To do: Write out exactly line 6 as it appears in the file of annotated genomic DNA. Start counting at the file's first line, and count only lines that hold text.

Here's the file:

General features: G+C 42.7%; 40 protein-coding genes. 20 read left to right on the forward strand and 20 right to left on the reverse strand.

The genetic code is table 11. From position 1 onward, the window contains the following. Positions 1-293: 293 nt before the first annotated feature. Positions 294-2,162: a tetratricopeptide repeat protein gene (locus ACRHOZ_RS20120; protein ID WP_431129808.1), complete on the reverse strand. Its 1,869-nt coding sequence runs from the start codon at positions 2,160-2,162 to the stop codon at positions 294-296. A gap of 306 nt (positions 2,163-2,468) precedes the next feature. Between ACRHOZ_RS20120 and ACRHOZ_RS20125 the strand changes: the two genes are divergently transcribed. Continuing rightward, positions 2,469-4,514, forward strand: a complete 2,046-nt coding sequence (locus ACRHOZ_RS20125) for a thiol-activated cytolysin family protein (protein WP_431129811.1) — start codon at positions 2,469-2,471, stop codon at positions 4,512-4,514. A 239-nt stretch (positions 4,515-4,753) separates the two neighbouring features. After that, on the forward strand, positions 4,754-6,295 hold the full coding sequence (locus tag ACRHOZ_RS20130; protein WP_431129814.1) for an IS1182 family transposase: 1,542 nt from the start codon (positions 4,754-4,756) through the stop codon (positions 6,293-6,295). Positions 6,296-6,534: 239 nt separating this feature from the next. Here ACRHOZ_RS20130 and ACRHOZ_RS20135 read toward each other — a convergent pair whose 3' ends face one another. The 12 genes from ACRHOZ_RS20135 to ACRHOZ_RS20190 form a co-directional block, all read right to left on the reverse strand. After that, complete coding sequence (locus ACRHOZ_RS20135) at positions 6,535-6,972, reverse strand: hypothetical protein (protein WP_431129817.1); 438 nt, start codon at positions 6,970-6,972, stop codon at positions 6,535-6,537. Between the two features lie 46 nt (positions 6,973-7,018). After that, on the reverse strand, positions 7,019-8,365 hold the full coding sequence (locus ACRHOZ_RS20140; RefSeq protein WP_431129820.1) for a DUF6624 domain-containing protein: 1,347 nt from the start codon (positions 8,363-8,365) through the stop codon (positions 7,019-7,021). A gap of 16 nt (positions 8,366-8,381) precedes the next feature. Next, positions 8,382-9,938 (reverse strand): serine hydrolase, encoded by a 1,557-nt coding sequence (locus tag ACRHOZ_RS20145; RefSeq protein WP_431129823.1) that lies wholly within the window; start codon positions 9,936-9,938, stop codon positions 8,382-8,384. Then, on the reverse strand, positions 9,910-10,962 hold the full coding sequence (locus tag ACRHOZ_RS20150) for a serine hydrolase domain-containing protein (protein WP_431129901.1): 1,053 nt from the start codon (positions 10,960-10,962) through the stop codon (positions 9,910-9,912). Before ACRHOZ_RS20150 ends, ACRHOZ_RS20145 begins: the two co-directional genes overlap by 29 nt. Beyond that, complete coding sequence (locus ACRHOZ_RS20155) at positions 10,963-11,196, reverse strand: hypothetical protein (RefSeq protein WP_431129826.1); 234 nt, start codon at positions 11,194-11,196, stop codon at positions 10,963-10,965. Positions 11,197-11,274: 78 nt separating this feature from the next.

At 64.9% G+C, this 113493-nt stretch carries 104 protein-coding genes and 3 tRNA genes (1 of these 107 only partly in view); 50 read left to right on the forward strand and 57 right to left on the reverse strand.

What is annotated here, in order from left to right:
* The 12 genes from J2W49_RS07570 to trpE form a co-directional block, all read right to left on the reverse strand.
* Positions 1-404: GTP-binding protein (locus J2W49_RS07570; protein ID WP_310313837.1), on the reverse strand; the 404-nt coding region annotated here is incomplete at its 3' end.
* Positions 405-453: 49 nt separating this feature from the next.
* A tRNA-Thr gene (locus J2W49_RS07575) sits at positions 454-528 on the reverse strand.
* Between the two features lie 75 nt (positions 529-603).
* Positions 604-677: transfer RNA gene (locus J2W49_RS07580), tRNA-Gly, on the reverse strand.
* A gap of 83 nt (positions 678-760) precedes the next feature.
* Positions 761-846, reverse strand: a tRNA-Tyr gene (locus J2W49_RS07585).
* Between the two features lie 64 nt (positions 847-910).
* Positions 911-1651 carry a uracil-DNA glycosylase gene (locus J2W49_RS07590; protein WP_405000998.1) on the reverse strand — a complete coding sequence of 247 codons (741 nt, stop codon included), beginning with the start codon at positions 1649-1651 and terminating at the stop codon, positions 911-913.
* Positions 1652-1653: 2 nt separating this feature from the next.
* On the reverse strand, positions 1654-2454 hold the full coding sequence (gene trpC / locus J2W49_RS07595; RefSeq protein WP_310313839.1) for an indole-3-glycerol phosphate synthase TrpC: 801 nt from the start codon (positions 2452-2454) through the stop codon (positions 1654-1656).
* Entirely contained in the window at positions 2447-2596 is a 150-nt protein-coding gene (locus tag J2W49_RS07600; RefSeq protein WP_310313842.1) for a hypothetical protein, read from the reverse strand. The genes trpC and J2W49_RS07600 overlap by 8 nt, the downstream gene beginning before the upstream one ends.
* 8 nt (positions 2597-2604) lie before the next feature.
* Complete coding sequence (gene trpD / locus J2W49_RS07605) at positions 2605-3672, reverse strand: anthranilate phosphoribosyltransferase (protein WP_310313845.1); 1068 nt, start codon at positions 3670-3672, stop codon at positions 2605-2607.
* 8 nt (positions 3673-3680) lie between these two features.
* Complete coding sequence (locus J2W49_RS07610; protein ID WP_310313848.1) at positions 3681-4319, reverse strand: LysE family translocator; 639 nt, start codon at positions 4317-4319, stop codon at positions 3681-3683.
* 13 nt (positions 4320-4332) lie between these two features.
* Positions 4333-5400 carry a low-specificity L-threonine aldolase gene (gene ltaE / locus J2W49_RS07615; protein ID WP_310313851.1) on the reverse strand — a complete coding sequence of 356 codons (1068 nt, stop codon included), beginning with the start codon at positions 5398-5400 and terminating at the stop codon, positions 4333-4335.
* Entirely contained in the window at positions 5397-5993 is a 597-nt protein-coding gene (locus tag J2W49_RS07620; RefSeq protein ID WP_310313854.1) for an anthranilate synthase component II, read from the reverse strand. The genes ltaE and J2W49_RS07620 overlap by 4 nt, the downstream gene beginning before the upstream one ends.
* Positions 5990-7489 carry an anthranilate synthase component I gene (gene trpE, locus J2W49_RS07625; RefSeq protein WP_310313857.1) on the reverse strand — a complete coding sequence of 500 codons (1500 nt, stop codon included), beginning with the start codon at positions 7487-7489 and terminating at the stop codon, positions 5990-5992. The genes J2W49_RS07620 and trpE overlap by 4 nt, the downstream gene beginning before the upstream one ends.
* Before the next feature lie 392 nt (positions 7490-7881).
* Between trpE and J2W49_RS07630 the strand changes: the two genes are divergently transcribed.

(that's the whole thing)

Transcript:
* Positions 1-404: GTP-binding protein (locus J2W49_RS07570; protein ID WP_310313837.1), on the reverse strand; the 404-nt coding region annotated here is incomplete at its 3' end.